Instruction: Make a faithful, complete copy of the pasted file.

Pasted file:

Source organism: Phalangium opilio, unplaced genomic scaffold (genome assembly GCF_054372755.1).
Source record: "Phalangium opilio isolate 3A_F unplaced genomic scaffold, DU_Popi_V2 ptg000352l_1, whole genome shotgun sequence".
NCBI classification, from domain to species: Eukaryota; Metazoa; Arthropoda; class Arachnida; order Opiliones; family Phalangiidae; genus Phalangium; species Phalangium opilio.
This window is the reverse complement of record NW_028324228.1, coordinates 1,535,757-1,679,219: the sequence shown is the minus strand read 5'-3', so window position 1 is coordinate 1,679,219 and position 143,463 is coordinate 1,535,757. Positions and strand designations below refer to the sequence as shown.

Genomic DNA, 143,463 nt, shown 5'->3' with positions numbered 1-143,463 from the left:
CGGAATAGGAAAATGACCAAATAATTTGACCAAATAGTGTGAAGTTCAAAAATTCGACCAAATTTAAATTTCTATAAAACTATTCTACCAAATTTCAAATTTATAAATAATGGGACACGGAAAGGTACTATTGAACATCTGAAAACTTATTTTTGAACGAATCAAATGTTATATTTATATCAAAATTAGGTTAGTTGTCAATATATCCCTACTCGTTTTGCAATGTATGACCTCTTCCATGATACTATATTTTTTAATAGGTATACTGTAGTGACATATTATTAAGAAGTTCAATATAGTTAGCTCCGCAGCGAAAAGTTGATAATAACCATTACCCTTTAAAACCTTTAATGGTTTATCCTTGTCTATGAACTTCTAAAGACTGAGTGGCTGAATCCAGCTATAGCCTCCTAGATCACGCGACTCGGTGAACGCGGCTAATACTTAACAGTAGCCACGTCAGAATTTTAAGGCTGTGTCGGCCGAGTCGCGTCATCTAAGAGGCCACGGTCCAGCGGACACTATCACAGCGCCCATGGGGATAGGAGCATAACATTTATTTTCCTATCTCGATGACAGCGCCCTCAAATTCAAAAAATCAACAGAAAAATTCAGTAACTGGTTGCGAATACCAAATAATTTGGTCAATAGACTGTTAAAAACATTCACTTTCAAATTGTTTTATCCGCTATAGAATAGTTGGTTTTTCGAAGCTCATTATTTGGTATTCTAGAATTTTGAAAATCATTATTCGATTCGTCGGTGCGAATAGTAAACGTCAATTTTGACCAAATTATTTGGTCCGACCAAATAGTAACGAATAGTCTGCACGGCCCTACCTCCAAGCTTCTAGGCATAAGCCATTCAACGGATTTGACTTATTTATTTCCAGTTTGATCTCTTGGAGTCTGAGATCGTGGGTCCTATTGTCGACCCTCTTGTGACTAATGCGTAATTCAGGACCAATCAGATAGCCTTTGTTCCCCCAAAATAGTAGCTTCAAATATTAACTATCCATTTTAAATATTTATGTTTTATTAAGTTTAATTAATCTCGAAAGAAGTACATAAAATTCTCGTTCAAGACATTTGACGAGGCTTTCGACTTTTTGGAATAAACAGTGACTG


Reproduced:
Source organism: Phalangium opilio, unplaced genomic scaffold (genome assembly GCF_054372755.1).
Source record: "Phalangium opilio isolate 3A_F unplaced genomic scaffold, DU_Popi_V2 ptg000352l_1, whole genome shotgun sequence".
NCBI classification, from domain to species: Eukaryota; Metazoa; Arthropoda; class Arachnida; order Opiliones; family Phalangiidae; genus Phalangium; species Phalangium opilio.
This window is the reverse complement of record NW_028324228.1, coordinates 1,535,757-1,679,219: the sequence shown is the minus strand read 5'-3', so window position 1 is coordinate 1,679,219 and position 143,463 is coordinate 1,535,757. Positions and strand designations below refer to the sequence as shown.

Genomic DNA, 143,463 nt, shown 5'->3' with positions numbered 1-143,463 from the left:
CGGAATAGGAAAATGACCAAATAATTTGACCAAATAGTGTGAAGTTCAAAAATTCGACCAAATTTAAATTTCTATAAAACTATTCTACCAAATTTCAAATTTATAAATAATGGGACACGGAAAGGTACTATTGAACATCTGAAAACTTATTTTTGAACGAATCAAATGTTATATTTATATCAAAATTAGGTTAGTTGTCAATATATCCCTACTCGTTTTGCAATGTATGACCTCTTCCATGATACTATATTTTTTAATAGGTATACTGTAGTGACATATTATTAAGAAGTTCAATATAGTTAGCTCCGCAGCGAAAAGTTGATAATAACCATTACCCTTTAAAACCTTTAATGGTTTATCCTTGTCTATGAACTTCTAAAGACTGAGTGGCTGAATCCAGCTATAGCCTCCTAGATCACGCGACTCGGTGAACGCGGCTAATACTTAACAGTAGCCACGTCAGAATTTTAAGGCTGTGTCGGCCGAGTCGCGTCATCTAAGAGGCCACGGTCCAGCGGACACTATCACAGCGCCCATGGGGATAGGAGCATAACATTTATTTTCCTATCTCGATGACAGCGCCCTCAAATTCAAAAAATCAACAGAAAAATTCAGTAACTGGTTGCGAATACCAAATAATTTGGTCAATAGACTGTTAAAAACATTCACTTTCAAATTGTTTTATCCGCTATAGAATAGTTGGTTTTTCGAAGCTCATTATTTGGTATTCTAGAATTTTGAAAATCATTATTCGATTCGTCGGTGCGAATAGTAAACGTCAATTTTGACCAAATTATTTGGTCCGACCAAATAGTAACGAATAGTCTGCACGGCCCTACCTCCAAGCTTCTAGGCATAAGCCATTCAACGGATTTGACTTATTTATTTCCAGTTTGATCTCTTGGAGTCTGAGATCGTGGGTCCTATTGTCGACCCTCTTGTGACTAATGCGTAATTCAGGACCAATCAGATAGCCTTTGTTCCCCCAAAATAGTAGCTTCAAATATTAACTATCCATTTTAAATATTTATGTTTTATTAAGTTTAATTAATCTCGAAAGAAGTACATAAAATTCTCGTTCAAGACATTTGACGAGGCTTTCGACTTTTTGGAATAAACAGTGACTG